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updated sat 25 dec 99


Frank Gaydos on fri 24 dec 99

I know this subject has been discussed already but here is an update from =
local newspaper: It also contains informative links....
PS Happy Holidays all.
tech.k12 / Joyce Kasman Valenza

Even in the Web world, copyright rules apply
Students and teachers don't get more breaks than others. However, fair-use
guidelines can provide some leeway.
Digital media have made it so very convenient to scan and download, to cut =
paste. Because there are no longer mechanical barriers to reproduction, it =
tempting to want to treat the Internet as one big multimedia copy machine.

As students publish on the Web and produce multimedia projects, copyright =
become increasingly complex. Few students welcome my warnings about citing =
source of every image, sound and video clip they have pasted, scanned and

My concern over the protection of intellectual property (and avoiding
litigation) appeared to be in direct conflict with the unofficial happy
philosophy of the free flow and use of information on the Web.

Confused and concerned, I sought the advice of experts. And I am afraid that=
information I am about to share may spoil the party.

=22It's a myth that students can do things the rest of the population can't =
said Gary Becker, a national copyright law consultant and author of =
Copyright: A
Guide to Information and Resources. =22The law does not make special =
for kids.=22

Becker explained that students do not always see the parallels. Stealing
intellectual property does not seem the same as =22stealing a bike out of
someone's garage.=22

Becker and I discussed the legal principle of fair use. It defines =
on the exclusive rights of copyright holders and provides the means by which
teachers and students may use portions of copyrighted works without seeking
permission or making payment to the copyright holder.

Under the Copyright Act of 1976, the fair-use exemption has allowed =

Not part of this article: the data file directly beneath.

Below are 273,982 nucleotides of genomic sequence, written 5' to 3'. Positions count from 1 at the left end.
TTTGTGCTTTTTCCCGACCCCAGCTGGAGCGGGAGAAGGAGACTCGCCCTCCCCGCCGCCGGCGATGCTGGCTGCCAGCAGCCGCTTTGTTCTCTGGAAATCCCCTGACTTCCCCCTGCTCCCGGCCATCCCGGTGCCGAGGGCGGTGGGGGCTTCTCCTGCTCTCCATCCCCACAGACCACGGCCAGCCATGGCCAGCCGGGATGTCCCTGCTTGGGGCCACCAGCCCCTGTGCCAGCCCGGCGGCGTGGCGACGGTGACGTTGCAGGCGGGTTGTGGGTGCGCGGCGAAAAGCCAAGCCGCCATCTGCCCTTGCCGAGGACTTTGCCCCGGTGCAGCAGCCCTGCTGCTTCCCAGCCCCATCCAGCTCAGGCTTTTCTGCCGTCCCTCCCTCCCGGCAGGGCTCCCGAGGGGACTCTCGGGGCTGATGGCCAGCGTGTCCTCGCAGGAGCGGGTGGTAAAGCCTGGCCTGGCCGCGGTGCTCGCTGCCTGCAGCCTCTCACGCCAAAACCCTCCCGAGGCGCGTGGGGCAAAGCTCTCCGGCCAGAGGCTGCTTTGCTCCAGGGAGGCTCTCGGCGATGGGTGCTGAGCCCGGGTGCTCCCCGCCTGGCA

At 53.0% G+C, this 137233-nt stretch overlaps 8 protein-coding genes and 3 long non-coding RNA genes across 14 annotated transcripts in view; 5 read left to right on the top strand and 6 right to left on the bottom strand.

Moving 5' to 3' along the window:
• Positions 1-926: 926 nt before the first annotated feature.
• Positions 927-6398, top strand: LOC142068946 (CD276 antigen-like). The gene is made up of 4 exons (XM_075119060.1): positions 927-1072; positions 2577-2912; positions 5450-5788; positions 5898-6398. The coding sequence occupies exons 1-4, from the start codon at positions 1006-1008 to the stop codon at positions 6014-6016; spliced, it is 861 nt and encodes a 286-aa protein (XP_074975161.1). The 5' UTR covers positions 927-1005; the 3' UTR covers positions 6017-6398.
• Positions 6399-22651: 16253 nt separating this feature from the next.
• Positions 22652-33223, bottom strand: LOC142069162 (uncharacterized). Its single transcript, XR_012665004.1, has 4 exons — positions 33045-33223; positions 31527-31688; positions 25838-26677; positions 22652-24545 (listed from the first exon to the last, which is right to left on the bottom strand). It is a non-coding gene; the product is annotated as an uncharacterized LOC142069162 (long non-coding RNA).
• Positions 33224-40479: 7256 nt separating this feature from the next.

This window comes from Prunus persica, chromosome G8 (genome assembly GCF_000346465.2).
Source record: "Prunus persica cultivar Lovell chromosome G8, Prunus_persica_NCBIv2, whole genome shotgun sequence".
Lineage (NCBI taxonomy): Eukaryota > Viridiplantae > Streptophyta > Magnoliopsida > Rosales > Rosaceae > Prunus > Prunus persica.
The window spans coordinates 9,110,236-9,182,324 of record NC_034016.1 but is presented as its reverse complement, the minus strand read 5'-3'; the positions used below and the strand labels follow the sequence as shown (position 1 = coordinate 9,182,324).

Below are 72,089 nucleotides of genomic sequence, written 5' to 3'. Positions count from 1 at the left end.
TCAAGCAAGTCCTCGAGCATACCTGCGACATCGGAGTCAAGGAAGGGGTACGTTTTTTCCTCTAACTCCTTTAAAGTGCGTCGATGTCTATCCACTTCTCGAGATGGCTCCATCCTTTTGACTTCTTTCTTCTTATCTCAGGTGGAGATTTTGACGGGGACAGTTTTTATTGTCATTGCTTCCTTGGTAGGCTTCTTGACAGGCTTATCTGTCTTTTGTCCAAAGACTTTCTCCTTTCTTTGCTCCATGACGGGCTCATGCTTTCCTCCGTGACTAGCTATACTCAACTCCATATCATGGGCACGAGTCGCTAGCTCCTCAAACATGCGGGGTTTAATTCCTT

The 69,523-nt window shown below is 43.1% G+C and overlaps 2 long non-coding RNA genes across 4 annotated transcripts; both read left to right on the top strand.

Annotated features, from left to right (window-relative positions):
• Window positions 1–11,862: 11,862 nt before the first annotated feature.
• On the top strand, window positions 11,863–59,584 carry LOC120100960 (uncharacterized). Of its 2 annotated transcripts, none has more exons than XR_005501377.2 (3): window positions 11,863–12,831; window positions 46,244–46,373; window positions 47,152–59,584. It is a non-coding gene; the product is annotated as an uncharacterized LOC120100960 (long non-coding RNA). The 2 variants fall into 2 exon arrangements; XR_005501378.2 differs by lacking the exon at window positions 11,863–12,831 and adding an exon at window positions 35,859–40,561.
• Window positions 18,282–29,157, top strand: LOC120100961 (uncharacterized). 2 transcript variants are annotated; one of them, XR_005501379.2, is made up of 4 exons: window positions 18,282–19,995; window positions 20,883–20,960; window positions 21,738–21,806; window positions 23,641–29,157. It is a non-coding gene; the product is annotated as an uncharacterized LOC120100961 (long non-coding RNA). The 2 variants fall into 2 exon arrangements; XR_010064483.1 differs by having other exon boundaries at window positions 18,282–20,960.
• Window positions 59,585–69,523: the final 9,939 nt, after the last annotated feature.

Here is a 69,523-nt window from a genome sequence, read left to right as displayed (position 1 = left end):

and students the use of limited portions of copyrighted material for =
purposes if the marketability of the work is not compromised by the use.

Because of technological developments since 1976, the Consortium of College =
University Media Centers revisited the fair-use exemption. The consortium's
participants included publishers, government organizations and educational
institutions. Their recommendations, released in September 1996 as the Fair =
Guidelines for Educational Multimedia, at, cover the types of
projects students typically create using such popular academic authoring =
as Power Point, HyperStudio and Kid Pix. The document guides students and
teachers in how to acceptably use portions of copyrighted works in =
educational activities without having to seek the permission of copyright

=22The guidelines were adopted and blessed by Congress,=22 Becker said. =
=22Like the
photocopying guidelines and off-air taping guidelines =5Bfor radio and
television=5D, they are a set of agreements. If you follow fair-use =
you will not be viewed as violating copyright.=22

But Becker suggests that problems begin when teachers =22push the =
envelope,=22 such
as making more copies of software than the exemption allows.

=22Like oil and water, educational rationale and the law don't always =
mix,=22 Becker
said. =22The Robin Hood approach just doesn't hold up.=22

Becker says the real intent of the guidelines is to stimulate creativity.

=22What is the appropriate role for technology in the classroom?=22 Becker =
=22Shouldn't we encourage students to be originally creative rather than to
electronically plagiarize? When kids whip up these presentations, the =
teacher is wowed. But if it were a traditional research paper, photocopied =
pasted from multiple sources, the kids would have gotten an 'F'.=22

Awareness of the guidelines has to begin early. =22Any second grader who =
scanned images into Kid Pix needs to know how to handle that material,=22 =
Carol Simpson, professor of library and information sciences at the =
of North Texas, and the author of Copyright for Schools: A Practical Guide.
=22That second grader should understand that she needs to include a =
statement on
her opening slide: 'I used other people's material in my project. Don't use